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MANOVA/MANCOVA: 10 Worst Pitfalls and Mistakes
- Inappropriate model specification.
As in almost all statistical procedures, MANOVA and MANCOVA coefficients may change markedly if important predictor variables are added to the model. Proper model specification is assumed, including exclusion of variables which are correlated with variables in the model but which are spurious from a causal point of view.
- Reporting only significance and not effect size also.
As in other statistical procedures, a result may be weak to the point of not mattering even though it is statistically significant. Partial eta-square is the main effect size measure in many of the tables associated with multiple analysis of variance. Other effect size measures include R-squared and omega-squared.
- Performing post-hoc and univariate tests when multivariate tests fail to show the model to be significant. .
It is inappropriate to run post-hoc, multiple comparison, and custom hypotheses univariate tests if the mode is not significant. These are only run as a follow-up to a significant multivariate test result.
- Not adjusting for multiple univariate tests..
If multiple independent univariate tests are run, the reported probability level will be inaccurate, inflating the Type I error rate (false positives). It is necessary to penalize the reported probability when conducting such tests. There is a wide variety of adjustments and degrees of penalty from which the researcher must choose.
- Using ordinal dependent variables.
This is the same violation as is common in multiple linear regression. MANOVA and MANCOVA analyse variance and covariance, which require continuous interval dependent variables. Violating this assumption attenuates effect sizes and inflates the Type II error rate (false negatives) to a degree dependent on how much the ordinal scale differs from an interval one (often unknown).
- Failing to test for homogeneity of error variances .
The assumption of homogeneity of error variances (also known as "homoscedasticity" or "homoskedasticity") is a critical one in MANOVA/MANCOVA. Within each group formed by the categorical independent variables, the error variance of each dependent variable should be similar, as tested by Levene's test. Violation of the homogeneity of error variances assumption is a form of measurement error and as such is likely to attenuate effect size measures and inflate the Type II error rate false negatives).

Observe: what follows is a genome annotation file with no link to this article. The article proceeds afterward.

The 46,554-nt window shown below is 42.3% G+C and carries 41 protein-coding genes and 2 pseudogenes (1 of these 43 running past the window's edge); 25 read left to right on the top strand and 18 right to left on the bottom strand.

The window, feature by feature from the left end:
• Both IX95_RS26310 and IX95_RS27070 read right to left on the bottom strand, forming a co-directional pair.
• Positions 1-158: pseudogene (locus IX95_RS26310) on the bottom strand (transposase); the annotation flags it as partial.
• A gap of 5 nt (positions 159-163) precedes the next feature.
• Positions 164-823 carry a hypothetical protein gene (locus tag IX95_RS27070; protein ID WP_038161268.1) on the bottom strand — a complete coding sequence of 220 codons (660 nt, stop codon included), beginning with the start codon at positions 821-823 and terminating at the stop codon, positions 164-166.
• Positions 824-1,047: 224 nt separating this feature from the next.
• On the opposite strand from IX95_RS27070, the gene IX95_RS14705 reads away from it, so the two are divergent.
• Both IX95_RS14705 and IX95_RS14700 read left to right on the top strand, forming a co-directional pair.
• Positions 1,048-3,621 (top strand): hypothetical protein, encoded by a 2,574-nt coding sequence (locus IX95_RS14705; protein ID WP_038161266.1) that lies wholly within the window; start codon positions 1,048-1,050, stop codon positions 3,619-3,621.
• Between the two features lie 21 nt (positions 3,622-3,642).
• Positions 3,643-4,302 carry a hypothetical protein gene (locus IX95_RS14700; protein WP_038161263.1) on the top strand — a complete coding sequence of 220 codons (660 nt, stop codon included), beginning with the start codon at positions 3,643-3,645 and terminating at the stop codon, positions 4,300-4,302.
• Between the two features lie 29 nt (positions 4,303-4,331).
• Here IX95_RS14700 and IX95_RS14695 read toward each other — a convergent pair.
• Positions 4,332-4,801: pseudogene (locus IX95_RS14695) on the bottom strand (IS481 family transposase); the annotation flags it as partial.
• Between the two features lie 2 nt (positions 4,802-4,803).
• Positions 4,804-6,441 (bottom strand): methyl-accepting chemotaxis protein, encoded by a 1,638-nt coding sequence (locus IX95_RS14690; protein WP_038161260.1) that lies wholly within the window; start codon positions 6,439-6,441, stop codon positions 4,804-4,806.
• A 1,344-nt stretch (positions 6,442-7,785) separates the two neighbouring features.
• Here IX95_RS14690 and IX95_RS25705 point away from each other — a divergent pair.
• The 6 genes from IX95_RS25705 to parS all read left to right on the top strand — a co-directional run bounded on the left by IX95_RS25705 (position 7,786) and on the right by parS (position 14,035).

- Confusing the meaning of different MANOVA/MANCOVA significance tests .
MANOVA and MANCOVA report three major classes of significance findings: multivariate tests of the model, significance of parameter estimates, and significance of between-subject effects. Each has a different meaning, which is by a predictor variable might be significant as a between-subjects effect but not as a parameter estimate. Accounting for differences of significance tests is critical to proper statistical inference.
- Not examining outlier diagnostic measures and plots .
As in regression, outliers may have a strong effect on results. Analysis of residuals and outliers is an integral part of multivariate analysis of variance and covariance.
- Not testing for homogeneity of regressions. .
While testing for homogeneity of variance is widely observed among researchers, testing for homogeneity of regressions in MANCOVA is important also. MANCOVA assumes that the covariate coefficients (the slopes of the regression lines) are the same for each group formed by the categorical predictor variables (the factors). The more this assumption is violated, the more conservative MANCOVA becomes and the more likely it is to make Type II errors, which are false negatives.
- Not meeting the assumptions of multiple analysis of variance and covariance, including linearity, multivariate normality, sphericity, cell count adequacy, amd low mesurement error..
Our book, listed below, enumerates many assumptions of MANOVA and MANCOVA, clearly listed in the "Assumptions" section.
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